Early detection of wildlife morbidity and mortality events facilitates a timely and appropriate response to disease threats; the inability to detect and identify the causes of morality events is a major limitation in the protection of wildlife, livestock, and public health. Wildlife health surveillance has been neglected locally, nationally, and globally because mandates and resources are often lacking. WCS is thus prioritizing the building of sustainable wildlife health surveillance networks, building upon its 20 plus years of health expertise and response to wildlife disease events around the world, and leveraging existing technology through the Spatial Monitoring and Reporting Tool (SMART) platform. WCS has been at the forefront of the development and implementation of SMART, along with multiple conservation partners. SMART is an open-source platform offering data collection, management, and analysis software focused on the management and monitoring of protected areas. SMART was initially built with a focus on law enforcement, delivering a set of best practices, training resources, and encouraging transparency and accountability. Today, SMART is deployed in close to 1,000 sites across the world including 16 national-scale systems that involve biodiverse regions considered higher risk for disease emergence.
Since the inception of SMART, around 50,000 rangers have received training, including 7,000 directly trained in WCS landscapes (https://smartconservationtools.org/). SMART represents an unprecedented network of globally distributed boots-on-the-ground and eyes-in-the-field that can act as sentinels for unusual events in remote areas. These are the same areas where key interfaces between humans and wildlife and key activities associated with disease spillover and emergence, such as poaching and land conversion, occur. For this reason, WCS has started tapping into this unparalleled resource and has enhanced SMART for the collection of wildlife health information by these sentinels at pathogen spillover frontlines, and to support real-time data communication from the field to focal data points. This is SMART for Health.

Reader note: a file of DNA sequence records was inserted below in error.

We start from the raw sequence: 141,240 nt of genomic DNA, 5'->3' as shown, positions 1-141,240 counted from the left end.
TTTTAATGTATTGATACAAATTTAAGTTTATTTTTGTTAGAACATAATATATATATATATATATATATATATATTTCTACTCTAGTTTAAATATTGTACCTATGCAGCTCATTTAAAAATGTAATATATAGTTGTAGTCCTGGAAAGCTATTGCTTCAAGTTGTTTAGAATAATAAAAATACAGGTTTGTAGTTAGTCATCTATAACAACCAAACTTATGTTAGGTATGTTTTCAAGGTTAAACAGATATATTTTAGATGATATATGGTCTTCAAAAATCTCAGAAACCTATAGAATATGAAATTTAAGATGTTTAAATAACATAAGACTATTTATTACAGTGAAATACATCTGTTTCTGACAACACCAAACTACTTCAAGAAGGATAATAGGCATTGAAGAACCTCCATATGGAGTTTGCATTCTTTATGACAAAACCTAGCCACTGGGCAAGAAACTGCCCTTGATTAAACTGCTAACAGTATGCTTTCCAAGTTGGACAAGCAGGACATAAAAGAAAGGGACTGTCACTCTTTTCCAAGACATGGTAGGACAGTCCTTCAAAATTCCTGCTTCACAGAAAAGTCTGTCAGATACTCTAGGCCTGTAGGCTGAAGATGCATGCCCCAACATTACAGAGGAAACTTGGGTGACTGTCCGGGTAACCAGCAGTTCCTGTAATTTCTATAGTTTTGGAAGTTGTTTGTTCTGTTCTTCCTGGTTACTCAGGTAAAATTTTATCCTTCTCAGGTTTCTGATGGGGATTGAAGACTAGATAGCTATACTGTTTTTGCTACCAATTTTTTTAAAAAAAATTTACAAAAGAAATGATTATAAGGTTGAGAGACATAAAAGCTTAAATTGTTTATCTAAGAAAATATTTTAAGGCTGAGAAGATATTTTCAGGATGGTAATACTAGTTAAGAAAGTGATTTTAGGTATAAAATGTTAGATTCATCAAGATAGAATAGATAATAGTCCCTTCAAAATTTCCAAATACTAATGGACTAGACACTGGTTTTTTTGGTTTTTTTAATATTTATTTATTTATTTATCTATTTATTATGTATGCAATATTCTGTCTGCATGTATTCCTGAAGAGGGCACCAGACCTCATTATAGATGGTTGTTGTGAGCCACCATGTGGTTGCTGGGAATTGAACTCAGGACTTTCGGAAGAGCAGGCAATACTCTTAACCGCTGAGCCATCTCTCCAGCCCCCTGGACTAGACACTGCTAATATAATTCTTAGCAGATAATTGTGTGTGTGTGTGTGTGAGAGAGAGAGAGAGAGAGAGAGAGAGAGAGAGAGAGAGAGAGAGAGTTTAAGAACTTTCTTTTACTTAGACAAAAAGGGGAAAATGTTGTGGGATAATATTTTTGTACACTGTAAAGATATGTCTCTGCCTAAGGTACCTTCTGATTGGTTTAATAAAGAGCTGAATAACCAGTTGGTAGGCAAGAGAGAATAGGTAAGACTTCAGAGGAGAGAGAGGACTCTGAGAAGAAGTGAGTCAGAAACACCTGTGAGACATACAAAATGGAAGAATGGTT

The open-source SMART for Health adaptation uses the three components of SMART (SMART Desktop, SMART Mobile, and SMART Connect). SMART Mobile in smartphones supports rapid, complete, and standardized collection of wildlife disease events detected by park rangers or field scientists. The information includes event description, animal characteristics, photographs, and specimens collected among others. SMART Mobile automatically tracks geolocation and can wirelessly send data to SMART Connect and Desktop, facilitating the real-time communication of wildlife disease events from remote areas (SMART Mobile) to senior officers (SMART Connect and Desktop). This information can be delivered as alerts, providing timely notification to trigger risk reduction actions and include expert consultations.
Global adoption of SMART for Health by current SMART users would support the timely and detailed reporting of wildlife disease events at the frontlines of spillover, and create an exceptional worldwide network of wildlife disease sentinels collecting and sharing data. Working with long-term in-country partners, this surveillance is designed to integrate with cross-sectoral national One Health platforms, including human, animal, and wildlife disease institutions and experts. SMART for Health is truly a game-changing tool for wildlife disease surveillance. With widespread and increasing accessibility of internet broadband and smartphone technology globally, there are no limitations in the development, adoption, and local to global scaling of SMART for Health. The challenge now lies in identifying the right organizations to iteratively train, implement, improve, and scale for impact.
Photo credits above: Female ranger in Nigeria using SMART mobile: DrewCronin/ NCZoo. Rangers using SMART in Thailand: WCS
Photo credit: Richard Bergl/NC Zoo